Plastids in algae and plants are organelles derived from the phenomenon of endosymbiosis in which organisms that originally lived by feeding on other organisms (heterotrophs) incorporated photosynthetic organisms into their cells and eventually integrated as a single organism. The acquisition of plastids through this endosymbiosis is thought to have occurred in several eukaryotic lineages, and is a powerful driving force in the evolution of organisms without chloroplasts to become algae.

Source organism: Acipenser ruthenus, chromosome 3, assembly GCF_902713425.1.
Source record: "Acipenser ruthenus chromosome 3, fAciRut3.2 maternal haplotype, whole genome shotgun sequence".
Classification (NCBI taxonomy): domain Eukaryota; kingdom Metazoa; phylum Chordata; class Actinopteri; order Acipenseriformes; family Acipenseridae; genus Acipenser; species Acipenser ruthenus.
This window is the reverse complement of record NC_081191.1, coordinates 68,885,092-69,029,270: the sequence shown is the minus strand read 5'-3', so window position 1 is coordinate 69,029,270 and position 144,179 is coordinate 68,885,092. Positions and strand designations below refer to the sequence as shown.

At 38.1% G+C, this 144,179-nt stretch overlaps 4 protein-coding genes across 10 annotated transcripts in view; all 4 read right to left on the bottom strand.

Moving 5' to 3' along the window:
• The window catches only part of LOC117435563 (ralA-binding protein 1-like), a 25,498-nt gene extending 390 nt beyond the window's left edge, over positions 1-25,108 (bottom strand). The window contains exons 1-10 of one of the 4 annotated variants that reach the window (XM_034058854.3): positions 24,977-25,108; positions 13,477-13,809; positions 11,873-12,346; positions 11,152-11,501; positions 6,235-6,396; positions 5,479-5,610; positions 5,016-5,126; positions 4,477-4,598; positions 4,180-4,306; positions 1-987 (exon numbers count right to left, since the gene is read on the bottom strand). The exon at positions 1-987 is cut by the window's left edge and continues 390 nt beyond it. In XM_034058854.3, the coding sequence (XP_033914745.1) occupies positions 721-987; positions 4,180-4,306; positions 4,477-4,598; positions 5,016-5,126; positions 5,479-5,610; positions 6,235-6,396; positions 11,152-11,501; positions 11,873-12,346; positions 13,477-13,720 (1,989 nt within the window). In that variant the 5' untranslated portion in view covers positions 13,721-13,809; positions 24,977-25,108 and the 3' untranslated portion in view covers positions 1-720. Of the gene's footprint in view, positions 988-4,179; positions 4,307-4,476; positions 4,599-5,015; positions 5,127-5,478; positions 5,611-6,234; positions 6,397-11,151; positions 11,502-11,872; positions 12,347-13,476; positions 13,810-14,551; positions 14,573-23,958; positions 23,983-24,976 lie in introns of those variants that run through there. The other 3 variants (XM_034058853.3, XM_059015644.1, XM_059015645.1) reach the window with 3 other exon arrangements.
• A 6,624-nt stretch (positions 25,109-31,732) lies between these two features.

Algae were originated from endosymbiosis in which two organisms integrated to one organism, but many questions remain about the evolutionary process of the endosymbiosis. Our laboratory aims to unravel mechanisms behind the evolution that transformed non-algal organisms into algae by focusing on organisms that exhibit the “kleptoplasty” (stolen plastid), a phenomenon that appears to be intermediate stage in the process of becoming algae.

Photos of research materials

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